Twitter CEO Elon Musk acknowledged a major lapse on the platform relating to blue tick verifications, days after he revealed his plans to charge users $8 per month for it. Recently, a user on the platform claimed that “Twitter employees were selling verification for upwards of $15,000.”
The user further added that “for certain accounts, mine included, they would refuse to verify you through the standard application and then privately offer to verify you for $$ behind the scenes,” and called for a probe into the matter. Providing a brief response to this, Musk wrote “Yup” on his Twitter handle.
The Twitter CEO also pointed out how easy it has been to acquire a blue tick verification badge on the platform with the help of third-party apps. Acknowledging this, Musk wrote in another post: “Far too many legacy “verified” checkmarks were handed out, often arbitrarily, so in reality they are *not* verified. You can buy as many as you want right now with a Google search.”
“Piggybacking off payment system plus Apple/Android is a much better way to ensure verification,” he added. Musk’s remarks came after Shibetoshi Nakamoto, the creator of Dogecoin, opposed the idea of having to pay $8 per month for the verification feature.
Musk reveals plans of paid verification after becoming Twitter CEO
“I’ll just be straight up – i don’t think the $8 for verification feature is a good idea, based on what i am hearing about its implementation. i don’t think it solves any problem it is trying to solve. too many big changes too quickly can terminally destroy a platform, see digg,” he wrote, adding that he believes in paid features but does not think that paying for verification badges is the correct way to generate more revenue.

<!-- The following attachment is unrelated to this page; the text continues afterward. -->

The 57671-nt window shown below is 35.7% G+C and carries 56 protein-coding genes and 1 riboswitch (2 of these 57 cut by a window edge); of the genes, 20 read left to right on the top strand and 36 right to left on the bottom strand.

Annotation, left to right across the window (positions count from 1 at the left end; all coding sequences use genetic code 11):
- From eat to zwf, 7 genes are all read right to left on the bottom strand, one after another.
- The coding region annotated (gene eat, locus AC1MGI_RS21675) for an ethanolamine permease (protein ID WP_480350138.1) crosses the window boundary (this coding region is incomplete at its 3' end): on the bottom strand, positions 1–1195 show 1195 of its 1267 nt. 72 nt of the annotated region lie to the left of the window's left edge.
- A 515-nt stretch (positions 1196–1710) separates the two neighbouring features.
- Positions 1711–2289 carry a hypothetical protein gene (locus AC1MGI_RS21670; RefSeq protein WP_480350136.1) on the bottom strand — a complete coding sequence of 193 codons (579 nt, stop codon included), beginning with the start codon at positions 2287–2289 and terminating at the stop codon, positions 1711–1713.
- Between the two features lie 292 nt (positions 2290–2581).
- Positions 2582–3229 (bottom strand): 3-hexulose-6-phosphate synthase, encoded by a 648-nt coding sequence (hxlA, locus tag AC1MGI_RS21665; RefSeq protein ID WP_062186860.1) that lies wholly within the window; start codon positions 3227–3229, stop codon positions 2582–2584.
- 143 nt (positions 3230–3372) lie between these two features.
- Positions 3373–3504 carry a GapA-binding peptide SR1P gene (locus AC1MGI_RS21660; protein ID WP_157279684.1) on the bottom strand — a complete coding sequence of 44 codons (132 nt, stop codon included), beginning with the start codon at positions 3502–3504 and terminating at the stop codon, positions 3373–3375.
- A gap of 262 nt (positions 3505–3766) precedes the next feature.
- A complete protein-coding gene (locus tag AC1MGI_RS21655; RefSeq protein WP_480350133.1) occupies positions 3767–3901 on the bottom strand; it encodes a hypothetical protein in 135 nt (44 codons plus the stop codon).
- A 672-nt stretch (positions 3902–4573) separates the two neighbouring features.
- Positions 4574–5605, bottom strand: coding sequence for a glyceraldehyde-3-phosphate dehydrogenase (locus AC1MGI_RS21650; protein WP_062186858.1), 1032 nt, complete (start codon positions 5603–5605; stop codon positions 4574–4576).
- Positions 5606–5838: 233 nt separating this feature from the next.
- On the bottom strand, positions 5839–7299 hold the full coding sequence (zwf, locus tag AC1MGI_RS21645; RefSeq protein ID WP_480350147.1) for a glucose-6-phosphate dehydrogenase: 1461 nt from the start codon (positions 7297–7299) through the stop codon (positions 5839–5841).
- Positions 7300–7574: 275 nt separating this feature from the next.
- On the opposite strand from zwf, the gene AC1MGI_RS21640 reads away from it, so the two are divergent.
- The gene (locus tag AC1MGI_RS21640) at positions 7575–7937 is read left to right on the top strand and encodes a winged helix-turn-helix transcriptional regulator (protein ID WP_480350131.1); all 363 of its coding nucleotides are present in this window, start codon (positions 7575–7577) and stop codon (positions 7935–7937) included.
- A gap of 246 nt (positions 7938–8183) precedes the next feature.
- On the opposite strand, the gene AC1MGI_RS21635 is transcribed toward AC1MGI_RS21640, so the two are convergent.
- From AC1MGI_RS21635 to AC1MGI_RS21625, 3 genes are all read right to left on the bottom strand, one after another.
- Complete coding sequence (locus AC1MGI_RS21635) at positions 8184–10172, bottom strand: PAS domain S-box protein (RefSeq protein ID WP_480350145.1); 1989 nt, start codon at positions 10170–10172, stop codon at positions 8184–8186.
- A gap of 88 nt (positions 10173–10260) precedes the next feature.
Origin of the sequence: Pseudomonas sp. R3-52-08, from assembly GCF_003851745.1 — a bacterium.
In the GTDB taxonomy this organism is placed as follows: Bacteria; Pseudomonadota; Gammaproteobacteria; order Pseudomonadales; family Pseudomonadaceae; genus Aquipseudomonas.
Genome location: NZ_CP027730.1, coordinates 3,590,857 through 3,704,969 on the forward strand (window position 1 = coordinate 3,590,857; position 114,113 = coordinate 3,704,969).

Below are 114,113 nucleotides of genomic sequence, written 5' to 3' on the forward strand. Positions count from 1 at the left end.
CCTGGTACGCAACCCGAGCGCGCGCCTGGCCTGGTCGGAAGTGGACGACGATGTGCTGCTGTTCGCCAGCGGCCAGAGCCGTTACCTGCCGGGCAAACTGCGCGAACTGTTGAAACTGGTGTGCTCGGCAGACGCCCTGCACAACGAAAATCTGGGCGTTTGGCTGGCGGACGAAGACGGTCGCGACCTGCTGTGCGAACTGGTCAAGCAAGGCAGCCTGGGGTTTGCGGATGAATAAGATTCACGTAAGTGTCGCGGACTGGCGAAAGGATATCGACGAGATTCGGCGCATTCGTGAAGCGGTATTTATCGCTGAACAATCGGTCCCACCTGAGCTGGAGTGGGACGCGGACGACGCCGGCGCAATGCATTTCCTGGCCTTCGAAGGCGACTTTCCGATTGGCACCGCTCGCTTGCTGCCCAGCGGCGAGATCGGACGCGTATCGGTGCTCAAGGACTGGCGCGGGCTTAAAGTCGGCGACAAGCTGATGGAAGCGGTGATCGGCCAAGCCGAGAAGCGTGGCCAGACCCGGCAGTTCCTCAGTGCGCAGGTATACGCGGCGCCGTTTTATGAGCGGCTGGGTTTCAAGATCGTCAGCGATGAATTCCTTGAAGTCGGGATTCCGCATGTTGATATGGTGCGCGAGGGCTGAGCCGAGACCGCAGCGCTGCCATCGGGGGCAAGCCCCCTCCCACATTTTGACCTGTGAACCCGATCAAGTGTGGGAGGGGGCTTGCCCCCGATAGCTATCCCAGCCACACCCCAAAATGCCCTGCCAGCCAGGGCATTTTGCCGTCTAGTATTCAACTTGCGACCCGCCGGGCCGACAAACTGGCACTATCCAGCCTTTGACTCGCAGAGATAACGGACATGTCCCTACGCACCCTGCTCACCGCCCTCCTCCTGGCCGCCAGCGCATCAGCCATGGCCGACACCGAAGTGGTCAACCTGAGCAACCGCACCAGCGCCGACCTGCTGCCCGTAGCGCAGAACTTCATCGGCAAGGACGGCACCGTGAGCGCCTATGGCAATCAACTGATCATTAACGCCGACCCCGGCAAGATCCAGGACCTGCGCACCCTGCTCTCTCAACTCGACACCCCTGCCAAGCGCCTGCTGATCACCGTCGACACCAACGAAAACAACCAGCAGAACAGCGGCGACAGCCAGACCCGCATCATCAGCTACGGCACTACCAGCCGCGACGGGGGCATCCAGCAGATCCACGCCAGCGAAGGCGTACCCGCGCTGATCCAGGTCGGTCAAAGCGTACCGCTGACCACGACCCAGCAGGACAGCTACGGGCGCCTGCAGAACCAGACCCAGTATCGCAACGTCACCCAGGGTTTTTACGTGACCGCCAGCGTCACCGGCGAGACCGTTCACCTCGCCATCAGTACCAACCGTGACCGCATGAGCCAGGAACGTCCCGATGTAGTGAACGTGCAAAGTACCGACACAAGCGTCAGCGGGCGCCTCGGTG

Last week, Musk took over Twitter as the CEO after he completed the $44 billion acquisition deal. Soon after, he decided to make a raft of changes, such as paid blue ticks, mass layoffs, and tight deadlines which forced several employees to increase their work hours and even sleep at the office during the night. Twitter also fired nearly 50% of its workforce by sharing blunt emails that informed the sacked employees that it was their last day at work.